Gig Review: Rival Sons / Dirty Honey – Great Hall, Cardiff (4th July 2022)

Take two American bands and place them far from home on 4th July. Inevitable feelings for home and a melancholic view of life – the cure? A raucous Welsh crowd on a hot night in the Capital, and hopefully, by the time these two bands pulled up the duvet in their Dreamliner enroute to Nottingham for their next show, the feelings about being abroad weren’t quite so muted.

Dirty Honey (c) Paul Hutchings

It’s been a month of touring across Europe for both these bands, criss-crossing borders, from club to festival to stadium to club, and yet despite a meagre number of days off, Los Angeles’ Dirty Honey to the stage with all the energy of a six week old puppy.  Their music presents as a cross between The Black Crowes, early Aerosmith and the drive and confidence of Guns ‘n’ Roses. Throw in a little of the joy that The Temperance Movement shined on us for too short a period and you’ve got a good time rock ‘n’ roll band who are rightly making waves.

Although they formed in 2017, the Los Angeles based outfit’s sole output on record is one EP and their excellent self-titled long player which arrived last year. With a limited amount of music to select from, it’s evident that Dirty Honey have had the time to polish their performance with their set. It’s all swagger, posture, and no little confidence, but with the tunes to back up their style and flair. Frontman Marc LaBelle is captivating, his suave three-piece suit just the start of an evening full of sharp dressed men. Tossing his microphone stand, leaning across to the crowd and jumping into the photo pit is all in a day’s work for him. His smoky vocals and Californian drawl bring just the right amount to the band’s music and the crowd, many of whom had seen the band at Download a month earlier, were rightly receptive.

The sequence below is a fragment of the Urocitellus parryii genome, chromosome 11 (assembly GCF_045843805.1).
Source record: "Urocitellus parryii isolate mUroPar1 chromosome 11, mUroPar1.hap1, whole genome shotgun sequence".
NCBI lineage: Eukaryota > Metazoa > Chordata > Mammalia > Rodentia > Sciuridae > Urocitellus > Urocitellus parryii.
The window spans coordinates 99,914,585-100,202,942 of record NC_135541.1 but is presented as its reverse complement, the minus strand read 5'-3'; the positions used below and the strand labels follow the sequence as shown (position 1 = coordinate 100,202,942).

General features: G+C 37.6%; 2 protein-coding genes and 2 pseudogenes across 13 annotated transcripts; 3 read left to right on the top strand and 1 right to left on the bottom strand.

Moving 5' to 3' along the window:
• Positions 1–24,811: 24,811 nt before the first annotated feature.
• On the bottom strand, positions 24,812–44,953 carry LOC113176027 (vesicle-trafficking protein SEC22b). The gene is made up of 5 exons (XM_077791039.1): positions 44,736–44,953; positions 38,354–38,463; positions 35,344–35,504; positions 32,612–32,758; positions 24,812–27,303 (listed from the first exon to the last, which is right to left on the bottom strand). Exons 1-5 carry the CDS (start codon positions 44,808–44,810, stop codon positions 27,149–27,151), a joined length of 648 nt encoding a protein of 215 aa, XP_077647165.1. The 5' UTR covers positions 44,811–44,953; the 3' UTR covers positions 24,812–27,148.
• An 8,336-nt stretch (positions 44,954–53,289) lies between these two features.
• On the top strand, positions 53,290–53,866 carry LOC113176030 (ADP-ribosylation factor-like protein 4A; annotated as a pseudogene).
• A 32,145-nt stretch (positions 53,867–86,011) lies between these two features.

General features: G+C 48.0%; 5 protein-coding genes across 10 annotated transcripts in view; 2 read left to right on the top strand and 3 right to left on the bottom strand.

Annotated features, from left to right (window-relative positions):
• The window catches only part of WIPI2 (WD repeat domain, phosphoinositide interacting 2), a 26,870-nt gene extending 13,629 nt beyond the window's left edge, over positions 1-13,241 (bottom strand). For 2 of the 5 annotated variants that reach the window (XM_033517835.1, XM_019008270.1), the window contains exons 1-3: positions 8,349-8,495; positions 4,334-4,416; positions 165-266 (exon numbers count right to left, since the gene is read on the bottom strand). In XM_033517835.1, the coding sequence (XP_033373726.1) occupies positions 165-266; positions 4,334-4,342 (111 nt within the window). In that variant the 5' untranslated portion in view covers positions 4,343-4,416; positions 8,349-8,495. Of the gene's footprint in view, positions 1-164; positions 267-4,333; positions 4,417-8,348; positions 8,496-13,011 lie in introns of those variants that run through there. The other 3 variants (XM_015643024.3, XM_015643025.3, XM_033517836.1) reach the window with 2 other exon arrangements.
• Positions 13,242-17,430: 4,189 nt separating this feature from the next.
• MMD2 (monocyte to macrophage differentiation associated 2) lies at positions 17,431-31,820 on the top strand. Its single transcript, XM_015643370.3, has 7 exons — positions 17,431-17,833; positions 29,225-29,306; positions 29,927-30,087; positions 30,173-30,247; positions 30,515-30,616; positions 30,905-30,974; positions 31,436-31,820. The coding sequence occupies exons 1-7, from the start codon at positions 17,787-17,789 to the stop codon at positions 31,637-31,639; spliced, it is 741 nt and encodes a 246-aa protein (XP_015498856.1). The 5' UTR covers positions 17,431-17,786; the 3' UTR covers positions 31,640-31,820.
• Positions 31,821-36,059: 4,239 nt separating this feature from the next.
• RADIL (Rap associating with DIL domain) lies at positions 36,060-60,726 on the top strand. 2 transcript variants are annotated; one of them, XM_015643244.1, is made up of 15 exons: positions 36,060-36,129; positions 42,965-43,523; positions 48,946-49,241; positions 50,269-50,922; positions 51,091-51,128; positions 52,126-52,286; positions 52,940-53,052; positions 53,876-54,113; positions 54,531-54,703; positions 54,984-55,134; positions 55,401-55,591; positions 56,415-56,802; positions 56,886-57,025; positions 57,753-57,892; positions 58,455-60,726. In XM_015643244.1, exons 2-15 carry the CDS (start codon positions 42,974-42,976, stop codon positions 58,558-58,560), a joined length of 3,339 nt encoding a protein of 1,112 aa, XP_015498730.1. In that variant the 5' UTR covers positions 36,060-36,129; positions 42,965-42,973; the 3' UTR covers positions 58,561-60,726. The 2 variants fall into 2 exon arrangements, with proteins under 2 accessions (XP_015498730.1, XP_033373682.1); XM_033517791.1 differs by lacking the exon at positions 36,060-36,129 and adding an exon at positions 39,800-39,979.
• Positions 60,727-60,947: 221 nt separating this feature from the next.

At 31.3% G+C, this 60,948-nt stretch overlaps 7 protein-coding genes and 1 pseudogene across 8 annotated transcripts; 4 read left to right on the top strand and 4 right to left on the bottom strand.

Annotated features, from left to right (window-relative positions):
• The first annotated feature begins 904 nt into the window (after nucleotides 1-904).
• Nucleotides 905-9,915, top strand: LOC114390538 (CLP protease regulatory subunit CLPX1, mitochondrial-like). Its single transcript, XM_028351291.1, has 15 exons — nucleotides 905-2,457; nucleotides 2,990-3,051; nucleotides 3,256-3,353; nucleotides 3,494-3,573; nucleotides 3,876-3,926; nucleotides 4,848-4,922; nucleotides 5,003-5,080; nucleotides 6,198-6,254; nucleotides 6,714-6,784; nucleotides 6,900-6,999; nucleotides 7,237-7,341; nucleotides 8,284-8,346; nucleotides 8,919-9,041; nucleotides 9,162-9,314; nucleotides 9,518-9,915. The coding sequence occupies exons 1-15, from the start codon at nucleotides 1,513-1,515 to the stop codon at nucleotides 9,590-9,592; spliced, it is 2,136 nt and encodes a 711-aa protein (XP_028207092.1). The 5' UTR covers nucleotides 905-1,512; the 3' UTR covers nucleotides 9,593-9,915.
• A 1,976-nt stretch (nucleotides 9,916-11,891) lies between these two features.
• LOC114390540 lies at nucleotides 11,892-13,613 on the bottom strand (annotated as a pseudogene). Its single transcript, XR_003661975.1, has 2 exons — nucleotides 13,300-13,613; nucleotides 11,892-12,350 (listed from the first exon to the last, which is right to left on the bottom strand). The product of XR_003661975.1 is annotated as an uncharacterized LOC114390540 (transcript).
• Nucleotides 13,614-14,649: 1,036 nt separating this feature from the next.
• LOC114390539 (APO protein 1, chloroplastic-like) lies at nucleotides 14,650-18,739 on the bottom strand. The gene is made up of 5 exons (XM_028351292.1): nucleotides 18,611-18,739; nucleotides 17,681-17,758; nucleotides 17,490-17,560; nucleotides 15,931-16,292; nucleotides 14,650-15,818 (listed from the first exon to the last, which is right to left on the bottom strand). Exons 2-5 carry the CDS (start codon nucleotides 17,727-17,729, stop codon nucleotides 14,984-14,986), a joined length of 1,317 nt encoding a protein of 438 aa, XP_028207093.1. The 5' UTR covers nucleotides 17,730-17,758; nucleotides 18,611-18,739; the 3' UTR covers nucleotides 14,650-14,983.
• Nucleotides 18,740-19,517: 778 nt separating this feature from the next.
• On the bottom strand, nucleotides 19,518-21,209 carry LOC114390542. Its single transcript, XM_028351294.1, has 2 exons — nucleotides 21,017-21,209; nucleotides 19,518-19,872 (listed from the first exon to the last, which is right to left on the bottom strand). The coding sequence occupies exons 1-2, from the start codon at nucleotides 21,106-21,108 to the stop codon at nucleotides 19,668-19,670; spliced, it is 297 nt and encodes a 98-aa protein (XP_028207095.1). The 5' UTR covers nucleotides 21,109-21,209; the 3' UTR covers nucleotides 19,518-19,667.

Alongside LaBelle, there was hair and more hair. Bassist Justin Somlian cuts a mean and moody figure, his wild hair reminiscent of a certain Saul Hudson (who the band will have supported by the time you read this – subject to Mr A Rose being well enough of course). Somlian brings the low end with style, his shades hiding the eyes but adding to the cool, as he locks in tight with the bare-chested Corey Coverstone who hits damn hard. That just leaves the flashy, well dressed lead guitar work of John Notto, whose fretboard skills were red hot all set.

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Opening with AC/DC’s “Rock N Roll Damnation” as your intro is a sure-fire way to get the crowd pumped, and by the time Dirty Honey were easing into the final segment of their set with “When I’m Gone” and “Rolling 7s” it was clear that this is a band who could be huge. They have the songs, such as “California Dreaming” to appeal to the widest range possible, and they have the musical talent. The only possible bottleneck is the sheer volume of other bands who also fit that bill. This was ideal exposure for those who’d not seen them before, and with fans singing along to the songs and demanding an encore for the support outfit, you know that they could be something special.

Rival Sons (c) Paul Hutchings